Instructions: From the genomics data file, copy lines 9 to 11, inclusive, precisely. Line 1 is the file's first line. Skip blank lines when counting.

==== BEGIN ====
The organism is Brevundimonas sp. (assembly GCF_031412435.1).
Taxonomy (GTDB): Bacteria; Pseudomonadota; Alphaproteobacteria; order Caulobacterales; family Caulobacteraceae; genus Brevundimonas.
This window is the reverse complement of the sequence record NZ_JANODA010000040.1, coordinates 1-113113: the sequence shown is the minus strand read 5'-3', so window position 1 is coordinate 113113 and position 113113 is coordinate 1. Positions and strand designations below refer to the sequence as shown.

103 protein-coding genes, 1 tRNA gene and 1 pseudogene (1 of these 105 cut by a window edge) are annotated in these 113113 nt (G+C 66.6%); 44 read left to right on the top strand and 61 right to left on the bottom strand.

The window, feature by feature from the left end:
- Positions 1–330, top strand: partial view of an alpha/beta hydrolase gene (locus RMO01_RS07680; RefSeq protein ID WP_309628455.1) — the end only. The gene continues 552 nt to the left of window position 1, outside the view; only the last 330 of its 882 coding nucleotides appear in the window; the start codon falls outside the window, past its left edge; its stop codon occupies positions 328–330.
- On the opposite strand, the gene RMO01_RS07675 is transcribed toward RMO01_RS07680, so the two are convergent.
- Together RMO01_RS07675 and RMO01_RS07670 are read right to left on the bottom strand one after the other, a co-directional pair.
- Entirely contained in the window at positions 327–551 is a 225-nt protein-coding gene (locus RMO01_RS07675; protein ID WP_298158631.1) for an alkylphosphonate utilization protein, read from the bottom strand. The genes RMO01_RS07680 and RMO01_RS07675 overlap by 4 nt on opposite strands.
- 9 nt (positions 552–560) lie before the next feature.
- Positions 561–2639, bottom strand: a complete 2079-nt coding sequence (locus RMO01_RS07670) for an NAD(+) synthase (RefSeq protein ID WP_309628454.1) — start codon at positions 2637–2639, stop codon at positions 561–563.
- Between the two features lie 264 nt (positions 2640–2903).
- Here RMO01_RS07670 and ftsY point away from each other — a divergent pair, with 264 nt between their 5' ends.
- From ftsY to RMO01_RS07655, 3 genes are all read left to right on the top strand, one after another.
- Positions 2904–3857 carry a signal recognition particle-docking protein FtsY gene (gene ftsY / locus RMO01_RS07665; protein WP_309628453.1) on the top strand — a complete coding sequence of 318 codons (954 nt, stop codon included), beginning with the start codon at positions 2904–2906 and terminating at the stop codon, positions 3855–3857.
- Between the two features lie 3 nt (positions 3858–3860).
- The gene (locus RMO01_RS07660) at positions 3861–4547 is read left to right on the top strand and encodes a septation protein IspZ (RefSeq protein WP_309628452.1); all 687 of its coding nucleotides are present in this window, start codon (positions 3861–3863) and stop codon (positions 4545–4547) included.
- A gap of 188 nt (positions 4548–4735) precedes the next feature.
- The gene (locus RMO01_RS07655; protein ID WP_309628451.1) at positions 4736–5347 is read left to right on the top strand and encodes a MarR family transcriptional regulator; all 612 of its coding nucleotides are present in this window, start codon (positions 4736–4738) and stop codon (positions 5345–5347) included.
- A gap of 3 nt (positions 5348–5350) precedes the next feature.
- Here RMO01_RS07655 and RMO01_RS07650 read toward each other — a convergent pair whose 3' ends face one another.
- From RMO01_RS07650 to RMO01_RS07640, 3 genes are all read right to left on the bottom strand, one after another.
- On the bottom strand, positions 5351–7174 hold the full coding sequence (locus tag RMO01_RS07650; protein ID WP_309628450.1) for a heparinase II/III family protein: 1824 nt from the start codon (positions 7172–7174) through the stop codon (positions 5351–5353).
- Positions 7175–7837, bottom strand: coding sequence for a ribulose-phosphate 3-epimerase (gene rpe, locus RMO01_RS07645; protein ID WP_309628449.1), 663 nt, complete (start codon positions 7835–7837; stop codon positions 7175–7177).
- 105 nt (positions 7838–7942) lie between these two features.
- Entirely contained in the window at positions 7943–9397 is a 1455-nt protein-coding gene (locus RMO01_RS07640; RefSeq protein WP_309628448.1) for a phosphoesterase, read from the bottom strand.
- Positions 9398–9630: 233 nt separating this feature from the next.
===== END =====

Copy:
- Entirely contained in the window at positions 327–551 is a 225-nt protein-coding gene (locus RMO01_RS07675; protein ID WP_298158631.1) for an alkylphosphonate utilization protein, read from the bottom strand. The genes RMO01_RS07680 and RMO01_RS07675 overlap by 4 nt on opposite strands.
- 9 nt (positions 552–560) lie before the next feature.
- Positions 561–2639, bottom strand: a complete 2079-nt coding sequence (locus RMO01_RS07670) for an NAD(+) synthase (RefSeq protein ID WP_309628454.1) — start codon at positions 2637–2639, stop codon at positions 561–563.